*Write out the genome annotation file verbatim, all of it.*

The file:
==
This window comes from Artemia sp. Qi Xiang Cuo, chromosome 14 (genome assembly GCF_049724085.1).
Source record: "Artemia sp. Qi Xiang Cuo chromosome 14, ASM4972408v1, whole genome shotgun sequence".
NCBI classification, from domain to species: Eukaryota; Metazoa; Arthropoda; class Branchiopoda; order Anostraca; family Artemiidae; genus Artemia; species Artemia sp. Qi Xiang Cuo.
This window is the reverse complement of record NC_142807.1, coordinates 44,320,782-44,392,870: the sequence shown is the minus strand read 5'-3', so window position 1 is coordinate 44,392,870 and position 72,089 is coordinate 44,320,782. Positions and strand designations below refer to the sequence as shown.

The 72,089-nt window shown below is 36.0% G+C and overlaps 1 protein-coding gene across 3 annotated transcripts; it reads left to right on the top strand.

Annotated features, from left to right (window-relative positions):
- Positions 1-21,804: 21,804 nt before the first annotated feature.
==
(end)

This window comes from Artemia sp. Qi Xiang Cuo, chromosome 14 (genome assembly GCF_049724085.1).
Source record: "Artemia sp. Qi Xiang Cuo chromosome 14, ASM4972408v1, whole genome shotgun sequence".
NCBI classification, from domain to species: Eukaryota; Metazoa; Arthropoda; class Branchiopoda; order Anostraca; family Artemiidae; genus Artemia; species Artemia sp. Qi Xiang Cuo.
This window is the reverse complement of record NC_142807.1, coordinates 44,320,782-44,392,870: the sequence shown is the minus strand read 5'-3', so window position 1 is coordinate 44,392,870 and position 72,089 is coordinate 44,320,782. Positions and strand designations below refer to the sequence as shown.

The 72,089-nt window shown below is 36.0% G+C and overlaps 1 protein-coding gene across 3 annotated transcripts; it reads left to right on the top strand.

Annotated features, from left to right (window-relative positions):
- Positions 1-21,804: 21,804 nt before the first annotated feature.